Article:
A test designed to look at the IQ of man’s best friend has discovered when it comes to clever canines, humans and dogs aren’t that different, and this could have implications for finding a link between intelligence and health problems
Humans have got Mensa to measure their IQ, and now dogs have test that can check their intellect, too. That’s what researchers from the London School of Economics and Edinburgh University have said in a recent study.
They’ve developed a test that can measure IQ in dogs, and they’ve noticed that dog intelligence is very similar to human intelligence. That is, clever canines who perform well at tasks tend to do well at other tasks, too, much like humans who are clever.
With recent studies suggesting that brighter people tend to live longer and have a lower risk of dementia, this test could now be used to decide whether the same can be said for dogs. The main implications of this is that it could potentially be used to discover whether there’s a link between intelligence and health issues such as dementia.
Researchers studied the intelligence of 68 working border collies (a notoriously intelligent breed of dog) and set a range of tasks. The dogs who performed well in one task, tended to do well in all tasks. And because dogs can develop dementia in the same way as humans, their intelligence can be compared against their health to see if there’s a link.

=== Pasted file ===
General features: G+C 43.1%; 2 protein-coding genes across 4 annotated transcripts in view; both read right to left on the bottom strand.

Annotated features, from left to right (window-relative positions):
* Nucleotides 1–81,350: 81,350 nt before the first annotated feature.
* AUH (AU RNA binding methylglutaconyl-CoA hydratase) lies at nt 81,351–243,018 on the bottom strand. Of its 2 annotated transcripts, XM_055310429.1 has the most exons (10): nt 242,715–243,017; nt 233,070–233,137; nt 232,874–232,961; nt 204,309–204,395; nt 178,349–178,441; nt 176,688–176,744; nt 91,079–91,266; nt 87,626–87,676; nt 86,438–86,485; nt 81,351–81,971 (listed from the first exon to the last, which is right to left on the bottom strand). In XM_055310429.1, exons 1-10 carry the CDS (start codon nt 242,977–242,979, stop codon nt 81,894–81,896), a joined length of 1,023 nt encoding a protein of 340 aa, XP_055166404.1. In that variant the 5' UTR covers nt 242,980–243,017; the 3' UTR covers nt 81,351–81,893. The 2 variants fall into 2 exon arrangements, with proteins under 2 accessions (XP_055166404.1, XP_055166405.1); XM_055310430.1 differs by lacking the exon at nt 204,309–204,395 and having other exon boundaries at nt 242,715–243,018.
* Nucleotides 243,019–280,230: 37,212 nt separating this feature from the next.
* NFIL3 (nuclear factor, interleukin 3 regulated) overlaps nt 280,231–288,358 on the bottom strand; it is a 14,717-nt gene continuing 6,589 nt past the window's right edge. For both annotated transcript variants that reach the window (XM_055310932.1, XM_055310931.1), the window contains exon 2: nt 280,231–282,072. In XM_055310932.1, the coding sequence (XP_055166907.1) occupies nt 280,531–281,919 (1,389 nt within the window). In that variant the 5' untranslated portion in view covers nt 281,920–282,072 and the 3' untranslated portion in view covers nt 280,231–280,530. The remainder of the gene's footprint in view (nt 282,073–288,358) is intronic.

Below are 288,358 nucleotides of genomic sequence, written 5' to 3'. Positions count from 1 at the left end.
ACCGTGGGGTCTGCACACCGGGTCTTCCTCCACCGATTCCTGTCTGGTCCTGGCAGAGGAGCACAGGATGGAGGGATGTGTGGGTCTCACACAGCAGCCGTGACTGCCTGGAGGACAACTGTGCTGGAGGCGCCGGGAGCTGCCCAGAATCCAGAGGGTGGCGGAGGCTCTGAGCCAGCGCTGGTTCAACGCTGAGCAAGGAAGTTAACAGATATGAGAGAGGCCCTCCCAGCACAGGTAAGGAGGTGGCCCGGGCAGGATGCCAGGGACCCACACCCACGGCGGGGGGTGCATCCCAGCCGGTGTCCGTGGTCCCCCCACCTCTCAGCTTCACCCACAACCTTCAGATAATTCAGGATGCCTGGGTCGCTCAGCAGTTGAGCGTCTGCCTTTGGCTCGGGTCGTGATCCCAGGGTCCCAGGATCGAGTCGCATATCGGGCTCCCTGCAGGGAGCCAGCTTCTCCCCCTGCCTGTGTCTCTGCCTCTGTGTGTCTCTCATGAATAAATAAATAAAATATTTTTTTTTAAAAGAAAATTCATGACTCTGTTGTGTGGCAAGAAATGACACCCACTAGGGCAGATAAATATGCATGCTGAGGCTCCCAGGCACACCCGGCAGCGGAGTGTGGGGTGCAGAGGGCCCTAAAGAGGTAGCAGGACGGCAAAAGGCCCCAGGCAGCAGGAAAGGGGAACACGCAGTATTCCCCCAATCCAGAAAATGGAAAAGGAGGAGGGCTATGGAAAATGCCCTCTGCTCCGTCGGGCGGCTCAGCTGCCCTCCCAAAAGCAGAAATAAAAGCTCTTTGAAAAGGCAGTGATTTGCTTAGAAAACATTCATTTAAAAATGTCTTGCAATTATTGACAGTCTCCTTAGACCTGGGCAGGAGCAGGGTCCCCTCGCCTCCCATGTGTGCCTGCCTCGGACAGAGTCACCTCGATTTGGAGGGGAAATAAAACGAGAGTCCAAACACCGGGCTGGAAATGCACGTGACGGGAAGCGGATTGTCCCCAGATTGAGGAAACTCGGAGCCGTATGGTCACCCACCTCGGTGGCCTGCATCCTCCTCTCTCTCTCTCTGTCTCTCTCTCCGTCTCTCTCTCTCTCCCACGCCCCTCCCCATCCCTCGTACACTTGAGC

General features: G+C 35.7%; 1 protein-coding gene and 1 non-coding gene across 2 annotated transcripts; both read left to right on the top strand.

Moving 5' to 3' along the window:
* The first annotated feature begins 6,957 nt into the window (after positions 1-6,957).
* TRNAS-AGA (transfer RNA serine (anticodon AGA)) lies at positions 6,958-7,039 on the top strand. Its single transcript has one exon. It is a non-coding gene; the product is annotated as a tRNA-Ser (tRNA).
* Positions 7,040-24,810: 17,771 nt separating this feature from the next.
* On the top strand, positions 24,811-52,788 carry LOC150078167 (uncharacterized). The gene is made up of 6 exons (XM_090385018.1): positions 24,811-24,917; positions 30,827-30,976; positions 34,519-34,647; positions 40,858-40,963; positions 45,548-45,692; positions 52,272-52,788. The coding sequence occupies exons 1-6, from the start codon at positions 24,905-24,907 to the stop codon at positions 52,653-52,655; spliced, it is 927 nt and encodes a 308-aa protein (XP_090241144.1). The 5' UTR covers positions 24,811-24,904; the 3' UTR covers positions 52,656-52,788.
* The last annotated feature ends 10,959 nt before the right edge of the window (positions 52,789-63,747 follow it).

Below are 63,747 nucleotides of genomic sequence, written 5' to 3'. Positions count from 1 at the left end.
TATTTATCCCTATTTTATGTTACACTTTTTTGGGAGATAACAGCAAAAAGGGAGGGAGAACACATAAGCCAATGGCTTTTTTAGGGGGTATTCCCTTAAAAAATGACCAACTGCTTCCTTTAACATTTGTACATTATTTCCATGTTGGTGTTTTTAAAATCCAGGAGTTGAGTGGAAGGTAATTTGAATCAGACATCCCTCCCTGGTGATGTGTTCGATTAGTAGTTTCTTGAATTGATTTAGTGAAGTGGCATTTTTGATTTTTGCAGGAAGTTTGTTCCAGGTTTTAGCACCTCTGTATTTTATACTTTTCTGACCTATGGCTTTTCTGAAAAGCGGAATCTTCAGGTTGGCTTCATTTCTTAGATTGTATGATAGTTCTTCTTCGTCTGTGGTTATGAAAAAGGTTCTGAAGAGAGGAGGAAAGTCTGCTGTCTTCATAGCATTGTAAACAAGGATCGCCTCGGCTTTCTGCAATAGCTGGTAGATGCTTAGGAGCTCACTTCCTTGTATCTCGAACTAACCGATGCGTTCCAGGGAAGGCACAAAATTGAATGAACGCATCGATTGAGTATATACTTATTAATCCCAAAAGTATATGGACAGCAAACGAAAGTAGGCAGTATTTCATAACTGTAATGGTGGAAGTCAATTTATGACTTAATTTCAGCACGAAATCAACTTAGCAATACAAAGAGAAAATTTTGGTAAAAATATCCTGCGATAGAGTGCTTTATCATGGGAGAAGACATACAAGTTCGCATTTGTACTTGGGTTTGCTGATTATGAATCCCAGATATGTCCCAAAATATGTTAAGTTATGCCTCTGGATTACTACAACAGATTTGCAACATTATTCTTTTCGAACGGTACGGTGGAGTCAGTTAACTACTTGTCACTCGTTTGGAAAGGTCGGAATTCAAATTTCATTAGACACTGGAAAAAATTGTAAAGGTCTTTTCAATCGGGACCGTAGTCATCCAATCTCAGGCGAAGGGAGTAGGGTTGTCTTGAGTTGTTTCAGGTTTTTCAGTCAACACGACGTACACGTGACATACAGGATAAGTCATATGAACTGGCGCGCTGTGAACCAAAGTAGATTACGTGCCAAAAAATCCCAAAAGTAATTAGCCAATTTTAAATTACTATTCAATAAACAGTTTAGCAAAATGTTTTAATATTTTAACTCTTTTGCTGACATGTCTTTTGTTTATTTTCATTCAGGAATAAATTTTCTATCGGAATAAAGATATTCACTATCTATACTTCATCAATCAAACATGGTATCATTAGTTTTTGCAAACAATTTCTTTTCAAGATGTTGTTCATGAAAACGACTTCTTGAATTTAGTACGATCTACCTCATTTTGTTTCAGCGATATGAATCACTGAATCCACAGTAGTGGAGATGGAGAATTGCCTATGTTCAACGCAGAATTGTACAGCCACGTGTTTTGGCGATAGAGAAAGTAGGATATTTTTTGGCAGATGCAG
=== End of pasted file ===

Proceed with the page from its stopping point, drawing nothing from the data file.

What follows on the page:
This is much harder to do in humans normally because results can be skewed because of lifestyle choices – smoking, eating, drinking and exercise – which can impact on health.
However, dogs are more likely to eat well, exercise (and you’d hope they don’t smoke or drink alcohol!) so the results won’t be affected.
‘Dogs are very reliable on that front; they don’t touch pipes, don’t touch cigars, kid around with recreational drugs – lots of things that muck up our findings in human reports can be very much better studied in non-human animals,’ said Dr Rosalind Arden, a research associate at the London School of Economics.
If a dog develops dementia, they start to exhibit symptoms that have some similarities with human dementia.
‘You’ll find a dog that changes its social habits, it doesn’t want to be petted any more, it becomes introverted and alone. They produce lots of the disturbances found in human dementia,’ says Dr Arden.
Dr Mark Adams, research fellow at the University of Edinburgh adds:
‘This is only a first step, but we are aiming to create a dog IQ test that is reliable, valid and can be administered quickly. Such a test could rapidly improve our understanding of the connection between dog intelligence, health, lifespan, and be the foundation of cognitive epidemiology.’